Saturday’s Tornadoes and Our Seminary

On Saturday, August 20, 2016, West Michigan was hit by some powerful storms, which included 2-3 inches of driving rain, fierce winds, and a number of small tornadoes. One, in fact, touched down near the PRC Seminary and caused some minor damage – not to the building but to the property.


We lost two noteworthy trees – the last large crabtree in the front and our large apple tree in the back. Both missed hitting the building – the crabtree fell to the west and the apple tree to the north (if it had fallen south, it would have struck the building).


In addition, many large branches came down in the woods around us, including two near the south side of our parking lot. And there was debris everywhere, littering the parking lot, driveway, and grounds.


We also lost power for a day, but that was restored late Saturday night already. Phone and Internet were restored yesterday late in the afternoon. So, today, we have returned to normal – for the most part. There is still some cleanup to do and some decisions to be made on the crabtree.

We are thankful that the Lord of the storm (Yes, Jesus Christ marched through our area!) spared us more serious damage and that there was no loss of life due to the storms. But many suffered much more devastation to property (You may read about this at this local news link or this one). We are also grateful for those who work to clean up and to restore essential services in our area.


Last night, the Lord also gave us a wonderful sign of His faithful covenant Word. My wife captured this on her phone as we came home from church and our daughter’s home through the muck fields south of us. It was amazing!


Just as we stood in awe of God’s power in the storm Saturday, so we stood in awe of His comforting peace last night. God is great. And good. To His own. In His Son. Shall we praise Him in the storms and in the calms of creation and life?



Published in: on August 22, 2016 at 7:09 AM  Comments (5)  

Thinking about Change: How about the book? – Tim Challies

codex-1In this month’s Tabletalk, Tim Challies has an interesting and important article on how we as Christians face change in this world – especially in the light of God’s sovereignty and our hope for the return of Jesus Christ.

Challies demonstrates from several examples of history how change has worked for the good of God’s cause and kingdom in this world, as well as for the coming of Christ. He comments:

With all of the changes—not to mention the speed at which they occur—we can develop a deep uncertainty about the future. Whatever we know about our current situation, the future will be very different. We know that we cannot predict future changes with any degree of accuracy. After all, the technologies we consider so normal today existed only in the realm of science fiction just twenty short years ago. And as a result, many Christians have a nascent fear of the future, wondering what it may hold both for them and their families.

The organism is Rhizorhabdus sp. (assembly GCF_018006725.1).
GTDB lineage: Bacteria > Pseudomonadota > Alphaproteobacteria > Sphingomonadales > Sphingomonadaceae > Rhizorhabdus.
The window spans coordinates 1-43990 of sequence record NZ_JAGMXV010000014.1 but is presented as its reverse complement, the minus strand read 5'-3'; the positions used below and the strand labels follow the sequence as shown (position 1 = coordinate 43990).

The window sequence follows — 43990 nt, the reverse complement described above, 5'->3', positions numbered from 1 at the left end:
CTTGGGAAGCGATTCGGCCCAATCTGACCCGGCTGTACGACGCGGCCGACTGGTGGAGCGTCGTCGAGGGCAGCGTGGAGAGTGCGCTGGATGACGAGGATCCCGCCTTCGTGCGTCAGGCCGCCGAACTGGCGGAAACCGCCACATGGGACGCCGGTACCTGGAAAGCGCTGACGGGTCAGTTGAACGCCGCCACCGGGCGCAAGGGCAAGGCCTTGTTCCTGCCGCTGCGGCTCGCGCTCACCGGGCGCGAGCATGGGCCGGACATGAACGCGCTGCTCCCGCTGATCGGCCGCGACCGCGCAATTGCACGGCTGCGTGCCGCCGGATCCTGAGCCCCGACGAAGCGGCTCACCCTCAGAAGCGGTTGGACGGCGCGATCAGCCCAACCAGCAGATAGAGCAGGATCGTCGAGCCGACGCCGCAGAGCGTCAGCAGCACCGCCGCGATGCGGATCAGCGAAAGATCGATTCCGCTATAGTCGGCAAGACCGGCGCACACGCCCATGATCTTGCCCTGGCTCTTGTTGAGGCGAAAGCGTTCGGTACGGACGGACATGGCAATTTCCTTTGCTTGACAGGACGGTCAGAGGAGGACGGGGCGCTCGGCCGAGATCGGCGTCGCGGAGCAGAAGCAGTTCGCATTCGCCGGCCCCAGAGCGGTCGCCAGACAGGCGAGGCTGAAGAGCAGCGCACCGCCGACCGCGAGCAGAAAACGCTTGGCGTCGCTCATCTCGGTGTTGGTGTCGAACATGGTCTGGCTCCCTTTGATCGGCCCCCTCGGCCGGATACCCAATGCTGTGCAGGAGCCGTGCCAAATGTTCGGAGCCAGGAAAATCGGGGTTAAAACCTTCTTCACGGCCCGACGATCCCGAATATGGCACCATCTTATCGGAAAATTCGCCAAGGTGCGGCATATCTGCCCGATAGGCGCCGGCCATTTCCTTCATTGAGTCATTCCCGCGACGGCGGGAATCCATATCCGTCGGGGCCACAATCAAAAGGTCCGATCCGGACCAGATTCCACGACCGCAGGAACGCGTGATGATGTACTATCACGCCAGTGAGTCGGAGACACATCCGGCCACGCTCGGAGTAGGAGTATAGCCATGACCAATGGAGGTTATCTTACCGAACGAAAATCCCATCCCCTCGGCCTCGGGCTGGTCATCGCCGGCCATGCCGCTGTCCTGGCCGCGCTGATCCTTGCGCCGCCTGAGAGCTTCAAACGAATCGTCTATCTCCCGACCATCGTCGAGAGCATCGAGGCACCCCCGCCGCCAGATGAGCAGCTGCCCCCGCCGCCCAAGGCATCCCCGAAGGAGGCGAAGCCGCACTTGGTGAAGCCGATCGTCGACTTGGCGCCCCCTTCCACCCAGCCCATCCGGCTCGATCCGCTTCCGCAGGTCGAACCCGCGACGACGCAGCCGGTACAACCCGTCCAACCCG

Understanding the past allows us to identify trends and to see that even though the pace may have changed, the pattern has not. Seeing history through the lens of God’s Word comforts us with the sure knowledge that all change is unfolding only and exactly within God’s good and perfect will.

KindleereaderOne such example is that of the book. Here are his thoughts on that:

Consider the book as well. The book—printed pages bound between two covers—is a relatively new innovation, a new technology. For the vast majority of human history, the book as such did not exist. King David never read a book. Jesus never read a book. They read scrolls. The book as we know it today is a product of developments in the centuries after Christ’s life. First the codex, an ancient form of the modern book, was invented, and then the printing press was invented many centuries later. Yet the book has become so deeply embedded in our society that we cannot imagine the world without it. We even call the Bible a book, as if it had always existed in this format.

It seems comical now, but when the book was introduced to society, people feared it, just as they had feared the rise of writing centuries earlier. People feared that the book would take ideas too far, too fast. They tied knowledge so closely with memorization that they feared the ramifications of recording words on paper instead of in human minds. After all, why would we ever want to store something in our memories if we can store it on paper? And yet today we can see how the book was used to record God’s Word and to spread it across the world. We can see that it sparked a great Reformation. We can see that it sparked revival and awakening. We can see that the Bible quickly became the best-selling book of all time. That technology changed the world. God used that technology for His own purposes.

To read the rest of Challies’ thoughts on this subject, follow the link below.

Source: Thinking about Change by Tim Challies | Reformed Theology Articles at

“A deep and living faith in God’s Covenant is the foundation of our quiet, watchful, patient waiting and working.” – A.Kuyper